As a result, Huntington entrusts "the work of his life": fourteen panels to decorate the library of his headquarters in New York. Sorolla took only eight years to make this request: from 1912 to 1919. Shortly after completing the last canvas, and probably due to the superhuman effort he performed, he suffered a stroke and in 1923, three years after, he died.
When in 1926 the paintings were finally hung on the walls for which they were conceived, both in America and in Spain this fact went almost unnoticed, fading between the press and criticism so far from the overwhelming triumph of Sorolla a few years before.
What had changed over the eight years in which Sorolla had covered the Spanish geography even painting it in the wake of the success of the exhibitions of 1909 and 1911?
There are two facts that spun the sensitivity of the American and European companies. First of all, the First World War, but above all, a crucial event in the development of the fine arts: where in New York the Armory Show took place and made its way, blowing all the locks on all the doors, the avant-garde spirit.
Armory Show, English name of artistic exhibitions held in the armory of the 69 Regiment of the National Guard in New York, is the term that refers to the International Exhibition of Modern Art that took place between February 17 and March 15, 1913. This exhibition was a turning point for American art focusing it toward modernity and distancing the hitherto dominant academicism. It brought together some 1,300 pieces that roamed the development of contemporary art with representative works of Impressionism, Symbolism, Post-Impressionism, Cubism and Fauvism.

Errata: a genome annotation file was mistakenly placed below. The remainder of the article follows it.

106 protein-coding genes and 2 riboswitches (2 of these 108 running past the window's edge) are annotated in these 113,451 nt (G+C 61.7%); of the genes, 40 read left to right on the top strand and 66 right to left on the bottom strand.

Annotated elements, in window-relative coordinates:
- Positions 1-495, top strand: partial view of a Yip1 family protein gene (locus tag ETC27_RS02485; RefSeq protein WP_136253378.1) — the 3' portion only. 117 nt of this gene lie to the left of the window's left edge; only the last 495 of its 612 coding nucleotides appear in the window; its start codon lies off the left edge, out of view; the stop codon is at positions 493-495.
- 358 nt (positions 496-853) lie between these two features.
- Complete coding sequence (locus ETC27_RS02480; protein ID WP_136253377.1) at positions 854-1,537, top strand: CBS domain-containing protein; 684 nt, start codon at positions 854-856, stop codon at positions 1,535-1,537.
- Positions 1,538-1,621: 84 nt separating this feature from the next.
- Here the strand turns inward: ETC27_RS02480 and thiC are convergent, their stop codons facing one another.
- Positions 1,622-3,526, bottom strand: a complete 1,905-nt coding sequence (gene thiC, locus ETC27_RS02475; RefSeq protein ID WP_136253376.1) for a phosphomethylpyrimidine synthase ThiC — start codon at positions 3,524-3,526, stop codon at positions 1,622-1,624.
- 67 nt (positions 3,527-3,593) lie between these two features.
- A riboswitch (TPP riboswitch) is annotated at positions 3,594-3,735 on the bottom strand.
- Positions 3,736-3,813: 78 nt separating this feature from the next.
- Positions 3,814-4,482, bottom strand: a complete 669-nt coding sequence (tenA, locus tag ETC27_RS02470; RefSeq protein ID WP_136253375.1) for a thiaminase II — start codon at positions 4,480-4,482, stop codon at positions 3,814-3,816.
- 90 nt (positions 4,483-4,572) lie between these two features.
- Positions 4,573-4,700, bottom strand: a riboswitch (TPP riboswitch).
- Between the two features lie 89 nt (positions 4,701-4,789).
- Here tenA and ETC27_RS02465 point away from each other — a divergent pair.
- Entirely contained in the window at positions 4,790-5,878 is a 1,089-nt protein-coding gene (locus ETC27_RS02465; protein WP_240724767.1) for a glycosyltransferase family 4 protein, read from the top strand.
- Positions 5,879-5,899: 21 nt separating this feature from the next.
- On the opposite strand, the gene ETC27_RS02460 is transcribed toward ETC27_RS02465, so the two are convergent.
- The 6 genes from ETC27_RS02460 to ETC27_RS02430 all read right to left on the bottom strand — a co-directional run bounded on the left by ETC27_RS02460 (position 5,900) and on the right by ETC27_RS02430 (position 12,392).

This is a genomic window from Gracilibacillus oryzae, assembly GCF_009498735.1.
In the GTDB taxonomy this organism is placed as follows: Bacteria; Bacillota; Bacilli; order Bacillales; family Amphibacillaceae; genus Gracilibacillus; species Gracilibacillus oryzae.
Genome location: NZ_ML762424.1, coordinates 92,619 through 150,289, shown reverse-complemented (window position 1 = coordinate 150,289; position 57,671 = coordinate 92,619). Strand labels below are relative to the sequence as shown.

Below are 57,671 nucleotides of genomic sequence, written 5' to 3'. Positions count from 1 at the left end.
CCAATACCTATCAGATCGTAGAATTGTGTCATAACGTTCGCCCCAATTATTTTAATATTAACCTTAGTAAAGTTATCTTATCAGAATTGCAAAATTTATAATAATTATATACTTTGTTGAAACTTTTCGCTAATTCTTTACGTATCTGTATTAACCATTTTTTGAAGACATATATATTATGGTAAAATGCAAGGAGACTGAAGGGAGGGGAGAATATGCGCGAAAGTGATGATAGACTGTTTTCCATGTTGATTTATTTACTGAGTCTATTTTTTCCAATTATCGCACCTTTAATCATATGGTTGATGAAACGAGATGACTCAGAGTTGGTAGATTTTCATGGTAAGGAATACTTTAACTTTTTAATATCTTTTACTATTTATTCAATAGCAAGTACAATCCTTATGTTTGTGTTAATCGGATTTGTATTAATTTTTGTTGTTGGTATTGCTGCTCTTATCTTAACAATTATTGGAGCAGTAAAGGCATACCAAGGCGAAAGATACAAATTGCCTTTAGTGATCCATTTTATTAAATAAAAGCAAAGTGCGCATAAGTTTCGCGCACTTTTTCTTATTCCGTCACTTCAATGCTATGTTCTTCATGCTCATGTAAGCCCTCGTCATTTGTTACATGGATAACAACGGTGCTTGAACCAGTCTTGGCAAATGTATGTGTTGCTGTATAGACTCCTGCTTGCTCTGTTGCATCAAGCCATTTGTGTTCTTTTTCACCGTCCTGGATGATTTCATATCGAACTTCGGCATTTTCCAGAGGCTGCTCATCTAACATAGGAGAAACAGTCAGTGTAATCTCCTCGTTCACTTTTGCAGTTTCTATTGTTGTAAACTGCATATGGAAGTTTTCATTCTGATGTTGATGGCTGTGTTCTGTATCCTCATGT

Apart from the density of ideas that characterised this movement, there is one that sums it up well: the forefront is the prioritisation of the discourse on the figure.
The artists who moved around the 1900s, we would say between the last quarter of the nineteenth century until 1914, did so shuffling the dialectic between discourse and figure, looking for a communication between them. But from 1914, speech, meaning, sought independence from the matter that constituted the body: the soul tried to become independent of the body that gave life and consequently the fine arts wanted to separate from the material that it conformed. The basic idea of departing was replaced by the will of transcendence: of intangible meaning.
The center of this edgy hurricane was Marcel Duchamp and his obsession with getting away from plastic sensory.
In short, the ideas were interesting; painting now looked at the service of the mind and the antisense speech that led to the vanguard collided head-on with the painting of Sorolla, essentially sensory and sensual. Sorolla was obsolete.
It was not until the XXI century where the anti-vanguardismo shows its breadth when the figure and fame of Sorolla are returned to the place they deserve. There are 20 paintings in the collection of the Prado Museum.
VALENCIA BEACH, THE PORT, CHILDREN IN THE SUN, THE LANDSCAPES AND PORTRAITS OF CLOTILDE AND ELENA THAT FLOOD NEW YORK ...
Sorolla: Running on the beach, 1908.